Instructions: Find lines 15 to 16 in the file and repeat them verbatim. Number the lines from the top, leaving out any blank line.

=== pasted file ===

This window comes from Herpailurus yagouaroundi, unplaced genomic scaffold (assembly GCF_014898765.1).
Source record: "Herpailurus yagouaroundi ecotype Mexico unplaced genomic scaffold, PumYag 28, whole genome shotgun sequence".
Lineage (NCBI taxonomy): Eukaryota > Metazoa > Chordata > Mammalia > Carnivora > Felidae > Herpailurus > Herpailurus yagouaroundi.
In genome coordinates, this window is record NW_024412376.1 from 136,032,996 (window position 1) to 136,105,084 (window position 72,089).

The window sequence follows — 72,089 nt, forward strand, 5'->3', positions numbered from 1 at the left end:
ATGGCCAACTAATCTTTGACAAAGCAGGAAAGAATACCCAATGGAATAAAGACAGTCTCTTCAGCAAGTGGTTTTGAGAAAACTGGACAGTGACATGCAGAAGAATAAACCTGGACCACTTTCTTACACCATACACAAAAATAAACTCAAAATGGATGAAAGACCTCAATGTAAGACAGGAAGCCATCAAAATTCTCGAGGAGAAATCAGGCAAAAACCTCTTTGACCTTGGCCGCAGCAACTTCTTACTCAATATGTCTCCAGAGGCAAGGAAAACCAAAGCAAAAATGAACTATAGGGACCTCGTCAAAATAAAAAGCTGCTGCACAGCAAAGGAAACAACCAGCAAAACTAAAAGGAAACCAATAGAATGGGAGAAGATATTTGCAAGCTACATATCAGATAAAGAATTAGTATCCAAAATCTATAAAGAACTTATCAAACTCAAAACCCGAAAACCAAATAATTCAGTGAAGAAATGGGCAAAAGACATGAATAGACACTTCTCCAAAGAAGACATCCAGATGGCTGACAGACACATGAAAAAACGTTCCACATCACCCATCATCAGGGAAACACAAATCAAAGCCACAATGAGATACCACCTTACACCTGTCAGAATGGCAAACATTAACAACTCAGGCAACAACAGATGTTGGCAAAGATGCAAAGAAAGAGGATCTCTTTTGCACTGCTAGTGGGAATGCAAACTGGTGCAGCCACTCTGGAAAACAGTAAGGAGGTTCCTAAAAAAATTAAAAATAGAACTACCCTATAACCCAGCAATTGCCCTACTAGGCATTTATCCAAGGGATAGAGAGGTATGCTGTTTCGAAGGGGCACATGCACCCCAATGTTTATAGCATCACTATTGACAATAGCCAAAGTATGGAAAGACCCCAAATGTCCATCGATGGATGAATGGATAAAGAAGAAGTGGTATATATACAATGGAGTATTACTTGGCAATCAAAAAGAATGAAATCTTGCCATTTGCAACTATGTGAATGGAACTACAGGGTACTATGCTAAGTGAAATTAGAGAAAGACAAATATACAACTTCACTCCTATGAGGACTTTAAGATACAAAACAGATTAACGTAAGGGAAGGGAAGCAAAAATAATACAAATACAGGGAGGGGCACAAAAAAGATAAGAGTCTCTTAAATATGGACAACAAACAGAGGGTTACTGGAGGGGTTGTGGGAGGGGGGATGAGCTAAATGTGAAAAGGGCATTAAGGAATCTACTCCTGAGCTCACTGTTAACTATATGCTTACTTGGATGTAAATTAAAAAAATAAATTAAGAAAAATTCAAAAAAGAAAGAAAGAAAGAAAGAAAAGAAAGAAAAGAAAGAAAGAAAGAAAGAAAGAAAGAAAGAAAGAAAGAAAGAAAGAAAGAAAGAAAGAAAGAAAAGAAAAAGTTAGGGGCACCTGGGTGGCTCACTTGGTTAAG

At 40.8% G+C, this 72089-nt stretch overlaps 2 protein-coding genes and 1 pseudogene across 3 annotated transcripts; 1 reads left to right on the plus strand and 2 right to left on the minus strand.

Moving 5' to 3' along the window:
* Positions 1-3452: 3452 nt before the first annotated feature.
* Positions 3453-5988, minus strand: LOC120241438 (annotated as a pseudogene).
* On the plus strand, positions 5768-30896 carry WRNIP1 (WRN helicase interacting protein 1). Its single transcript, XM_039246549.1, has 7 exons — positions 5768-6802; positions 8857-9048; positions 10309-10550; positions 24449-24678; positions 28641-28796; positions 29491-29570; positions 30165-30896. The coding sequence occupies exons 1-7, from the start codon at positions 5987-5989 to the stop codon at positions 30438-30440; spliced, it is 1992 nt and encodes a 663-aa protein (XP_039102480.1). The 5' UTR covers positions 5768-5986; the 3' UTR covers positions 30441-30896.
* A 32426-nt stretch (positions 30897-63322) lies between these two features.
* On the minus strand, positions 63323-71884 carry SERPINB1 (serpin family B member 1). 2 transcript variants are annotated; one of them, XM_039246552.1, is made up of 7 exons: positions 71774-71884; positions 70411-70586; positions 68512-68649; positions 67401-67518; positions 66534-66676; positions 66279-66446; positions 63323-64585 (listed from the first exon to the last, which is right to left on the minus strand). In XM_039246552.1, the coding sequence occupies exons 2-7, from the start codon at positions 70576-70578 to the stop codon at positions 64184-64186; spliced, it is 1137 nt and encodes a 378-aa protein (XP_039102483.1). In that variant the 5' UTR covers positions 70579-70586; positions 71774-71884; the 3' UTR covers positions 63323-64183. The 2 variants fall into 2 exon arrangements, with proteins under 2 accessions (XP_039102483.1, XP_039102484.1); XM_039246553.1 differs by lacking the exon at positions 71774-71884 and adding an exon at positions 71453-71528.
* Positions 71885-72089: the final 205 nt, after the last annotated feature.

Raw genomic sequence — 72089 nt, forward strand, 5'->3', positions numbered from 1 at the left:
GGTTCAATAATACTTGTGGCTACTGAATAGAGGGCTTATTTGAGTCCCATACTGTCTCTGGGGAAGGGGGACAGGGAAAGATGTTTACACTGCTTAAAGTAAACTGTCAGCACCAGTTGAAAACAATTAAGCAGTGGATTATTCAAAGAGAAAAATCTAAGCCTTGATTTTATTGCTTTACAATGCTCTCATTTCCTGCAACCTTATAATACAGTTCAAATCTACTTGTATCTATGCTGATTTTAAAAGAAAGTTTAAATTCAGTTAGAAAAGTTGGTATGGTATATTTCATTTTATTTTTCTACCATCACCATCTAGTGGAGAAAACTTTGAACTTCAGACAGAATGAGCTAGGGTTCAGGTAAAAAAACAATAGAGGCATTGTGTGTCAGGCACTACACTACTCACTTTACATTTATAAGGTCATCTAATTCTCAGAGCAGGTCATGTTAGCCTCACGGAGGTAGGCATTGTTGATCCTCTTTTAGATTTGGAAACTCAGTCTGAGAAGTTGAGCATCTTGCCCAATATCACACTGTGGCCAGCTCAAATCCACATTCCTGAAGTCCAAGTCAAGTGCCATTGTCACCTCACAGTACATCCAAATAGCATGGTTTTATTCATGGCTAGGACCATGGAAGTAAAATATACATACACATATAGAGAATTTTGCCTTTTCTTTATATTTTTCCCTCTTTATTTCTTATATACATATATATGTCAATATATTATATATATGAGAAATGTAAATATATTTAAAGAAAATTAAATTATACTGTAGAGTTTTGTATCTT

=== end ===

Raw genomic sequence — 72089 nt, forward strand, 5'->3', positions numbered from 1 at the left:
GGTTCAATAATACTTGTGGCTACTGAATAGAGGGCTTATTTGAGTCCCATACTGTCTCTGGGGAAGGGGGACAGGGAAAGATGTTTACACTGCTTAAAGTAAACTGTCAGCACCAGTTGAAAACAATTAAGCAGTGGATTATTCAAAGAGAAAAATCTAAGCCTTGATTTTATTGCTTTACAATGCTCTCATTTCCTGCAACCTTATAATACAGTTCAAATCTACTTGTATCTATGCTGATTTTAAAAGAAAGTTTAAATTCAGTTAGAAAAGTTGGTATGGTATATTTCATTTTATTTTTCTACCATCACCATCTAGTGGAGAAAACTTTGAACTTCAGACAGAATGAGCTAGGGTTCAGGTAAAAAAACAATAGAGGCATTGTGTGTCAGGCACTACACTACTCACTTTACATTTATAAGGTCATCTAATTCTCAGAGCAGGTCATGTTAGCCTCACGGAGGTAGGCATTGTTGATCCTCTTTTAGATTTGGAAACTCAGTCTGAGAAGTTGAGCATCTTGCCCAATATCACACTGTGGCCAGCTCAAATCCACATTCCTGAAGTCCAAGTCAAGTGCCATTGTCACCTCACAGTACATCCAAATAGCATGGTTTTATTCATGGCTAGGACCATGGAAGTAAAATATACATACACATATAGAGAATTTTGCCTTTTCTTTATATTTTTCCCTCTTTATTTCTTATATACATATATATGTCAATATATTATATATATGAGAAATGTAAATATATTTAAAGAAAATTAAATTATACTGTAGAGTTTTGTATCTT